Translated from the Turkish by Neil P. Doherty
Idly I sat down and listened to the wind
on her way back from Sagittarius
Then onto the utterances of the river I passed.
The night laden with grass
as I strolled by it did not see me.
The road lifted its head
(lichens and grey weeds)
I am aged water.
Speak to me of the forest’s voice
of the voice of the meadows.
Silence always this silence
Take me up to the goat path
I cannot die here
Yesterday I Took to the Mountains, I Wasn’t In.
In my pocket the sun has spawned a cloud. Stone is blind, I wrote. Death has no future, things have only their names. And: “A name is a home” (Who was it that said that?) Yesterday I took to the mountains, I wasn’t in. A cliff looked at us, and what it said has remained in my mind. It is thus we sense what is infinite in itself. Objects are just those that are held in time. Every spring the fleece of Hermes Trismegistus, kindling pedlar to the tailors, would rise up. Rain cannot but rain. Stone cannot but fall.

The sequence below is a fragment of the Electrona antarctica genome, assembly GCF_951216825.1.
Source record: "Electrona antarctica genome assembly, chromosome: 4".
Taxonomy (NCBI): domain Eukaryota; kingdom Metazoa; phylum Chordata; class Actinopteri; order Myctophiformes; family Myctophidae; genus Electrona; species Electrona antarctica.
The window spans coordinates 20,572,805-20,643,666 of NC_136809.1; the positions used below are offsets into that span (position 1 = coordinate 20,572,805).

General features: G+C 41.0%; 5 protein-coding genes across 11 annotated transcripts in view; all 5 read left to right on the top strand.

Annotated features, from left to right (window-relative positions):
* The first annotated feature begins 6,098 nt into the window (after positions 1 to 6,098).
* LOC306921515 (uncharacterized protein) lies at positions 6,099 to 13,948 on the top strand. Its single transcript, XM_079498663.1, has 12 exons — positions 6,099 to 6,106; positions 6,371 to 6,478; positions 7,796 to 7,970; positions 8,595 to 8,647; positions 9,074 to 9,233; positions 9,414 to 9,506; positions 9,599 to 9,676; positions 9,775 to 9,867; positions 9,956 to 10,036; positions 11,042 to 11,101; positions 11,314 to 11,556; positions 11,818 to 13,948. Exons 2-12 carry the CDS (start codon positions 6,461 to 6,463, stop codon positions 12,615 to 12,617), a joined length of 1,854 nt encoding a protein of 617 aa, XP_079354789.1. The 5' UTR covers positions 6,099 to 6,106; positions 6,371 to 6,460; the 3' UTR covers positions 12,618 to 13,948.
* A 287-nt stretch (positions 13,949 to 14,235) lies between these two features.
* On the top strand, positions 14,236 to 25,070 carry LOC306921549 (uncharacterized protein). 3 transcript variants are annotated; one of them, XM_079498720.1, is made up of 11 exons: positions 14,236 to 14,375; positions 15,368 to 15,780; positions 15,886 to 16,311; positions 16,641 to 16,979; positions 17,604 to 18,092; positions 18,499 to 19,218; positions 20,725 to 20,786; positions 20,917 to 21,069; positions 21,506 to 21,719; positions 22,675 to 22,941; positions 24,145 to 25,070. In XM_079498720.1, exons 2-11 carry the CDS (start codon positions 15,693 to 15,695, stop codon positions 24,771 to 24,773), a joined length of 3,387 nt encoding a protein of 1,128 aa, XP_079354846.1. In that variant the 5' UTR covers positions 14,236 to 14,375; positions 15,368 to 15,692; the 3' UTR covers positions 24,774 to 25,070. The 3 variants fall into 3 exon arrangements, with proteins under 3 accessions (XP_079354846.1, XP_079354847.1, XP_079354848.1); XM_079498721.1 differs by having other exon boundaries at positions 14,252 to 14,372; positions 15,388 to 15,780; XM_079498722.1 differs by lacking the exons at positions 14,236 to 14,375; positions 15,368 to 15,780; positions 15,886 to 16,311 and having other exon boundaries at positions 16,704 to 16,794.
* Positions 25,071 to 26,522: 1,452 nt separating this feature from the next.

What was I saying, the world has no thoughts. Grass does not grow bored. The pencil thinks itself a tree and the horizon a hoopoe bird. No matter what you say, the world exists to be turned into myth. And so it can have no other ending. Turning into myth, becoming myth. That is what we call infinity.
Wherever I start from, there is where I return. I am going. To work on death, to polish that grand sentence.
I have read all things, the open and talkative gardens,
and attested to the incurableness of words,
of the pencil.
One day I saw an insect changing place
it knew something.
And so I pondered the positions of death,
of the cube, the pyramid and the cylinder.
There is no one thing that is incorrect.
Of all things the best is water.
One evening it told me of the places it had seen.
I left the water and its shade.
It is the finite one should pore over.
Let the trees give it my name